Christian Educators: The Most Valuable Asset in the "Business"

Business models, technology, competition or lack thereof, government-mandated curriculum, high-stakes testing...educators have seen it all. And while these aspects of education have value, they sometimes overlook the most important element—an element Christian educators are uniquely equipped to provide.

My entire professional career has revolved around public education. While working as a teacher, counselor, principal, superintendent, and even an educational consultant, I have experienced many educational reforms promising to fix what some thought was a broken system. Some reforms focused on bringing business models into the classroom, some explored alternate presentation styles, and others focused on technology. Some thought that we should take all competition out of schools, while others believed that competition was the answer.

Several years ago, the federal government decided a nationwide, government-mandated curriculum was the solution to the continuing drop in student achievement. Currently, we rely on high-stakes test results to determine if our schools are successful. Some districts value testing so highly that teachers are at risk of losing their jobs if their students do not reach the designated targets.

At times, certain aspects of these reforms have delivered positive progress. Sure, educators can learn from business models. And, there is always room for innovation in any field. At times, competition can be motivating. Of course, curriculum and resources are essential to success. But, while all of these aspects of education indeed have value, they sometimes overlook what I feel is the most important element: the student-teacher relationship. 

My many years of experience in education tell me that the key to success in the “business” of education is a supportive and engaged relationship between educator and student. Without this, the aforementioned reforms don’t have as much power. In other words, there is no replacement for the personal element.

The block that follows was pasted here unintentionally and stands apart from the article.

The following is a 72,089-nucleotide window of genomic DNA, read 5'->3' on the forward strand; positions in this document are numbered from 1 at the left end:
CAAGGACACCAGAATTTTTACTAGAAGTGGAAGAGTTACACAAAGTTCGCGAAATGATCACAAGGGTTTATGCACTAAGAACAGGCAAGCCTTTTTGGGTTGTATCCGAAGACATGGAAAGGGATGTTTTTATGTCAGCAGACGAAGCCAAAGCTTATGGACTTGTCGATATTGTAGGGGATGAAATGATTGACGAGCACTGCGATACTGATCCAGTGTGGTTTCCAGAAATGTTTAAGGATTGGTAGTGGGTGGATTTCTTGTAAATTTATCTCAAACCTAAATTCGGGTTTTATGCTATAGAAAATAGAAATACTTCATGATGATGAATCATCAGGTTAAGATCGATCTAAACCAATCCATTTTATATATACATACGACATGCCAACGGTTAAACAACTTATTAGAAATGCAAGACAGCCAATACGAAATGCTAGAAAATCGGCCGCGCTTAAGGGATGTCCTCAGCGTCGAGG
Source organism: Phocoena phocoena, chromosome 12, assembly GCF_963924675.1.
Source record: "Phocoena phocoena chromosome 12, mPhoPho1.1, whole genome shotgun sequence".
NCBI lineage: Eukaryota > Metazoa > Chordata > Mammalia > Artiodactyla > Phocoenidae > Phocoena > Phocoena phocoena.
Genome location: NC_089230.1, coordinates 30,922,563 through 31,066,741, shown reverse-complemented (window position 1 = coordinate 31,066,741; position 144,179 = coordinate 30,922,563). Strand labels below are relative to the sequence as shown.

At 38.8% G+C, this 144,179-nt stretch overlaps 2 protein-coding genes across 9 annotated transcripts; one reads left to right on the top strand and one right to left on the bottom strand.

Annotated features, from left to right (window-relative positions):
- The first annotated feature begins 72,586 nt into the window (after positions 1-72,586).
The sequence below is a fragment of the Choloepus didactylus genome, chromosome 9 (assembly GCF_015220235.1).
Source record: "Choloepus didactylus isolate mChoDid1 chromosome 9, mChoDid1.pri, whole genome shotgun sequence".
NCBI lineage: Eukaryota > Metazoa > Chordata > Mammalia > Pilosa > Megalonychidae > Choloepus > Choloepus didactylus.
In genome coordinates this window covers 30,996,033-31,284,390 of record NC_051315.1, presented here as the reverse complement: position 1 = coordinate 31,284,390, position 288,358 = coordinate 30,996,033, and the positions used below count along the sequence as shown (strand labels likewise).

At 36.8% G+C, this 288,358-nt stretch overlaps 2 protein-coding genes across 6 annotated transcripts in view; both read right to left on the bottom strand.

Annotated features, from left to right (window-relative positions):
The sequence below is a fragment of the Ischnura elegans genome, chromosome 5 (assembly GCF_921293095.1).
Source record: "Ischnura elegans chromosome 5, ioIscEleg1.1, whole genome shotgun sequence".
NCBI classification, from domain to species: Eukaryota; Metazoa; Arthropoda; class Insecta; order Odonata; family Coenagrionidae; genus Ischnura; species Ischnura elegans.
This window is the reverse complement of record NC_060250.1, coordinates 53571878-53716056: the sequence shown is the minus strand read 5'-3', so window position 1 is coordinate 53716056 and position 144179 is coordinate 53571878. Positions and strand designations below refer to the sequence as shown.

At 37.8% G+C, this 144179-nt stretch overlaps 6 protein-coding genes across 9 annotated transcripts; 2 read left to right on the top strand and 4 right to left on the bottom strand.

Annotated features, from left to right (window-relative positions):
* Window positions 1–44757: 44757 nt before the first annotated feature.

“Quality educators understand that any substantial learning requires positive, caring, and inspirational relationships with pupils." -
Dr. Bill Ziegler

I’ve seen the power of the student-educator relationship many times throughout my career. But, none more obvious than the time my school district needed to improve our reading scores... 

I was serving as the superintendent for a district that was experiencing less-than-strong reading scores. As we evaluated the way our elementary teachers taught reading, we found that many teachers had no real training in that discipline and we lacked consistency in teaching methods across grade levels. We researched some of the reform models out there and settled on one that had promising data.

With the help of consultants and many hours of work by all, we slowly transformed our teaching of reading throughout the elementary grades, and, as we had hoped, our overall reading scores showed amazing improvement. I was thrilled to graph the improvement, celebrate with the staff, and report our successful progress with our board and our community.